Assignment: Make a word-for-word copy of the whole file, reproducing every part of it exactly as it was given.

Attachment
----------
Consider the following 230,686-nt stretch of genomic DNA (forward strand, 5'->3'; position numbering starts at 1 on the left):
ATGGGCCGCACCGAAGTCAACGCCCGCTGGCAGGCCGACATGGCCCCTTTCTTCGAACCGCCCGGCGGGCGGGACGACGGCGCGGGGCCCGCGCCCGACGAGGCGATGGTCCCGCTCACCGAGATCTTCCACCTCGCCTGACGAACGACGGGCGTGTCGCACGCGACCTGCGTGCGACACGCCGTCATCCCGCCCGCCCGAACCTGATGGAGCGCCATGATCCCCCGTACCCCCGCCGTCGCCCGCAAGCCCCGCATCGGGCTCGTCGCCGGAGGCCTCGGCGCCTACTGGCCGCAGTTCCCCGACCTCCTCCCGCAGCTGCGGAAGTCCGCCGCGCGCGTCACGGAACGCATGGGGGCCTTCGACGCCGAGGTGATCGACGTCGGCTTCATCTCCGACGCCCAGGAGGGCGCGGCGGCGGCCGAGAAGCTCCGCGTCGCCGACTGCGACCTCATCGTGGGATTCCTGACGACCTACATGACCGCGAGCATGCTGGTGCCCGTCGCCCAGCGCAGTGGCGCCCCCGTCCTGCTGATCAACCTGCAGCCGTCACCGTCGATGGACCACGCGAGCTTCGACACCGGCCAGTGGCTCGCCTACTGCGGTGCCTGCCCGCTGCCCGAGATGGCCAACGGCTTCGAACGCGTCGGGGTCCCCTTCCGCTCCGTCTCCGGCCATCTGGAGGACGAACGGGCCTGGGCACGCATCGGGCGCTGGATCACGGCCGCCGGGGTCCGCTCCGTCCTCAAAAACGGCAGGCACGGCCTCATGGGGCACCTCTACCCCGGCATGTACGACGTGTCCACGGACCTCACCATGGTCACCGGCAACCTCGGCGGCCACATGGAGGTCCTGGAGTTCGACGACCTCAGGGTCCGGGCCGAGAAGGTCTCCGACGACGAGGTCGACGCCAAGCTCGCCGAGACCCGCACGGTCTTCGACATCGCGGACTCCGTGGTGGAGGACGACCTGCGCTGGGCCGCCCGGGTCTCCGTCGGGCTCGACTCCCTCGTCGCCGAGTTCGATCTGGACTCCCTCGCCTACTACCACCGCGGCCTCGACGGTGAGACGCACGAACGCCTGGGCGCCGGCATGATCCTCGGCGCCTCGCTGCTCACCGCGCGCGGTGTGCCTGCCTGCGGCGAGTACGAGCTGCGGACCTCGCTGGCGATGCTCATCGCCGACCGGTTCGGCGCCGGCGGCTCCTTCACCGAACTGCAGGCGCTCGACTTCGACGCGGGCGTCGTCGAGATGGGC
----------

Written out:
Consider the following 230,686-nt stretch of genomic DNA (forward strand, 5'->3'; position numbering starts at 1 on the left):
ATGGGCCGCACCGAAGTCAACGCCCGCTGGCAGGCCGACATGGCCCCTTTCTTCGAACCGCCCGGCGGGCGGGACGACGGCGCGGGGCCCGCGCCCGACGAGGCGATGGTCCCGCTCACCGAGATCTTCCACCTCGCCTGACGAACGACGGGCGTGTCGCACGCGACCTGCGTGCGACACGCCGTCATCCCGCCCGCCCGAACCTGATGGAGCGCCATGATCCCCCGTACCCCCGCCGTCGCCCGCAAGCCCCGCATCGGGCTCGTCGCCGGAGGCCTCGGCGCCTACTGGCCGCAGTTCCCCGACCTCCTCCCGCAGCTGCGGAAGTCCGCCGCGCGCGTCACGGAACGCATGGGGGCCTTCGACGCCGAGGTGATCGACGTCGGCTTCATCTCCGACGCCCAGGAGGGCGCGGCGGCGGCCGAGAAGCTCCGCGTCGCCGACTGCGACCTCATCGTGGGATTCCTGACGACCTACATGACCGCGAGCATGCTGGTGCCCGTCGCCCAGCGCAGTGGCGCCCCCGTCCTGCTGATCAACCTGCAGCCGTCACCGTCGATGGACCACGCGAGCTTCGACACCGGCCAGTGGCTCGCCTACTGCGGTGCCTGCCCGCTGCCCGAGATGGCCAACGGCTTCGAACGCGTCGGGGTCCCCTTCCGCTCCGTCTCCGGCCATCTGGAGGACGAACGGGCCTGGGCACGCATCGGGCGCTGGATCACGGCCGCCGGGGTCCGCTCCGTCCTCAAAAACGGCAGGCACGGCCTCATGGGGCACCTCTACCCCGGCATGTACGACGTGTCCACGGACCTCACCATGGTCACCGGCAACCTCGGCGGCCACATGGAGGTCCTGGAGTTCGACGACCTCAGGGTCCGGGCCGAGAAGGTCTCCGACGACGAGGTCGACGCCAAGCTCGCCGAGACCCGCACGGTCTTCGACATCGCGGACTCCGTGGTGGAGGACGACCTGCGCTGGGCCGCCCGGGTCTCCGTCGGGCTCGACTCCCTCGTCGCCGAGTTCGATCTGGACTCCCTCGCCTACTACCACCGCGGCCTCGACGGTGAGACGCACGAACGCCTGGGCGCCGGCATGATCCTCGGCGCCTCGCTGCTCACCGCGCGCGGTGTGCCTGCCTGCGGCGAGTACGAGCTGCGGACCTCGCTGGCGATGCTCATCGCCGACCGGTTCGGCGCCGGCGGCTCCTTCACCGAACTGCAGGCGCTCGACTTCGACGCGGGCGTCGTCGAGATGGGC